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About the Fair Debt Collection Practices Act

Know Your Rights as a Consumer Debtor

The Fair Debt Collection Practices Act (FDCPA) was approved on September 20, 1977 and subsequently amended on September 30, 1996 to prohibit abusive practices by debt collectors. According to the FDCPA, there is an abundant amount of evidence to support the widespread use of abusive, deceptive and unfair debt collection practices by countless debt collectors.

The federal government contends that abusive collection practices have contributed to a number of personal bankruptcies, marital instabilities, and job losses and to the invasion of individual privacy. In order to combat these abusive debt collection practices, the FDCPA was enacted as federal legislation to eliminate abusive debt collection practices by debt collectors and to promote consistent state action to protect consumers against all forms of debt collection abuse. Some of the provisions under the FDCPA prohibit debt collectors from engaging in the following behaviors:

  • When making phone calls to an employer, the debt collector cannot state that such consumer owes any debt;
  • Debt collectors are prohibited from communicating via post card;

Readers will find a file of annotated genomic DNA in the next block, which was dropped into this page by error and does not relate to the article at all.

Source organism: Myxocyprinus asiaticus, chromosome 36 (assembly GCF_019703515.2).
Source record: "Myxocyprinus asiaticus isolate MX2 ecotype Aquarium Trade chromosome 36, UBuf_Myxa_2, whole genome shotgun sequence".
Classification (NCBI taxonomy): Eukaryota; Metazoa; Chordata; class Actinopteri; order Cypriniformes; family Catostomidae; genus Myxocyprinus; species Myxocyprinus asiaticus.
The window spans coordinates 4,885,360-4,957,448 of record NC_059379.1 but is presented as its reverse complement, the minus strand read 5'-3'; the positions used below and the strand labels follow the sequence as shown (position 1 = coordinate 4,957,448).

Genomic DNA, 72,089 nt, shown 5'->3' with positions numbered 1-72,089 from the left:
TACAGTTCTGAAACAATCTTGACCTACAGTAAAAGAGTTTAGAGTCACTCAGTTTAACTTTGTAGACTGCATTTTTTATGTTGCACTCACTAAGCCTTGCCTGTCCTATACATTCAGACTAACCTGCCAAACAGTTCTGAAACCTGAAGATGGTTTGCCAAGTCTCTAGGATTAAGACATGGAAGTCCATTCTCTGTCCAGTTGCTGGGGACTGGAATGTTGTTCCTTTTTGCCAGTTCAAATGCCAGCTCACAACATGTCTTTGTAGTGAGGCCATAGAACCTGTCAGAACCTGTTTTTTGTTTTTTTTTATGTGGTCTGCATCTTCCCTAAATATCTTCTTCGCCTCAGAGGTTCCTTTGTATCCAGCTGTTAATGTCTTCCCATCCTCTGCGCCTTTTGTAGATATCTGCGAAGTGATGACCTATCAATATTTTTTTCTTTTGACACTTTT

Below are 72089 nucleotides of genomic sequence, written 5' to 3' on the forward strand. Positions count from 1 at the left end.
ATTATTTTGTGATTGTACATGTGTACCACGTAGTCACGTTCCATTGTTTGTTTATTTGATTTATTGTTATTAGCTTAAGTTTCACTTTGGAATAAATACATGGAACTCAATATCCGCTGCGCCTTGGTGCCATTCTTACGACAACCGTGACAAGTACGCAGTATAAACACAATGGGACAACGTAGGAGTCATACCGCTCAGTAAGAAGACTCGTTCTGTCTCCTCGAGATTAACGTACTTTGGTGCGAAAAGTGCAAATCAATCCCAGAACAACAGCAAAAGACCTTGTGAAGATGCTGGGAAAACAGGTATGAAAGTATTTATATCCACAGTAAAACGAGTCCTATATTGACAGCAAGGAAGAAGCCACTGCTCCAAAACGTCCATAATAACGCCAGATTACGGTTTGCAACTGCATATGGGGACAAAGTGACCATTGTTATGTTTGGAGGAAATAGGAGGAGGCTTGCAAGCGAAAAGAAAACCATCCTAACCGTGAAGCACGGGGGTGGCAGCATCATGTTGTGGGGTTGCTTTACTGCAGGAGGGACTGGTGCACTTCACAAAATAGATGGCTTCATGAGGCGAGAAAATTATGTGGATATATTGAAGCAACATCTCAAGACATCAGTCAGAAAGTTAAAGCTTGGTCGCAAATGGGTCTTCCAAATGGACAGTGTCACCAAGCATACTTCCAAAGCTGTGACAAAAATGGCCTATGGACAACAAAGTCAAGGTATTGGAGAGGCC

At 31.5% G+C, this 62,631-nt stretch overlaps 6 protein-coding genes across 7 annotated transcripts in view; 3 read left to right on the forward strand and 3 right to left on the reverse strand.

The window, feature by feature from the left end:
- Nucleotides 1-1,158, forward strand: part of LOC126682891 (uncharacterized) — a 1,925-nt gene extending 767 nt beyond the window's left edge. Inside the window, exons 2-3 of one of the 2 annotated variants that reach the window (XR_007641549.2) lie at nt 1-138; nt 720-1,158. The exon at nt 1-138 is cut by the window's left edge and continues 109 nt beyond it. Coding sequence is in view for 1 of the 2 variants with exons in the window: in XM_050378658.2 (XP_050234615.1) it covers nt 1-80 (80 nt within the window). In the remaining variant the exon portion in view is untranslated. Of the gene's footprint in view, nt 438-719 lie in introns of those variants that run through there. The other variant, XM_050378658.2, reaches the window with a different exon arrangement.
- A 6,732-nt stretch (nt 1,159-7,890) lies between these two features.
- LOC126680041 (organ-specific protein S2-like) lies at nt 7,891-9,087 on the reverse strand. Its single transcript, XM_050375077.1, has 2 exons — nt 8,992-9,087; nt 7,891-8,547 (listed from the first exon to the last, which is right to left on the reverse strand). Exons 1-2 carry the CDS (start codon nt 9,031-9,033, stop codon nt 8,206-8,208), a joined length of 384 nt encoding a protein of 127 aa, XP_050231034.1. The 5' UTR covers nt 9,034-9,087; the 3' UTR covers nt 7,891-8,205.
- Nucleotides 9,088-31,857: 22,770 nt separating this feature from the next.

• Debt collectors cannot call debtors before 8:00 a.m. or after 9:00 p.m.;
  • They cannot communicate with third parties including the debtor's spouse in respect to the debt without prior consent from the debtor;
  • A debt collector cannot use threats of violence or other criminal means to harm the debtor, their reputation, or property;
  • Debt collectors are prohibited from using obscene or profane language; and
  • Debt collectors cannot cause the telephone to ring continuously or engage anyone in conversation repeatedly with the intent to abuse, harass, or annoy any person at the number.

Are you a victim of debt collection abuse?

These are only a few examples of the provisions covered under the FDCPA. Other provisions address false or misleading representations, unfair practices and validation of debts to name a few. Under Section 813 on Civil Liability, when a debt collector violates any one or more of the provisions of the FDCPA, they can be found legally liable for failing to comply with the FDCPA, and in effect they can be forced to pay any "actual damage sustained by such person as a result of such failure."

If you have been a victim of debt collector abuse, we urge you to contact a Detroit bankruptcy attorney from The Cartwright Law Firm, PLLC to learn about your legal options which may include filing a lawsuit against the debt collector for any violations of the FDCPA.

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Cartwright Law Firm, PLLC - Detroit Bankruptcy Lawyer
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Phone: (248) 973-7834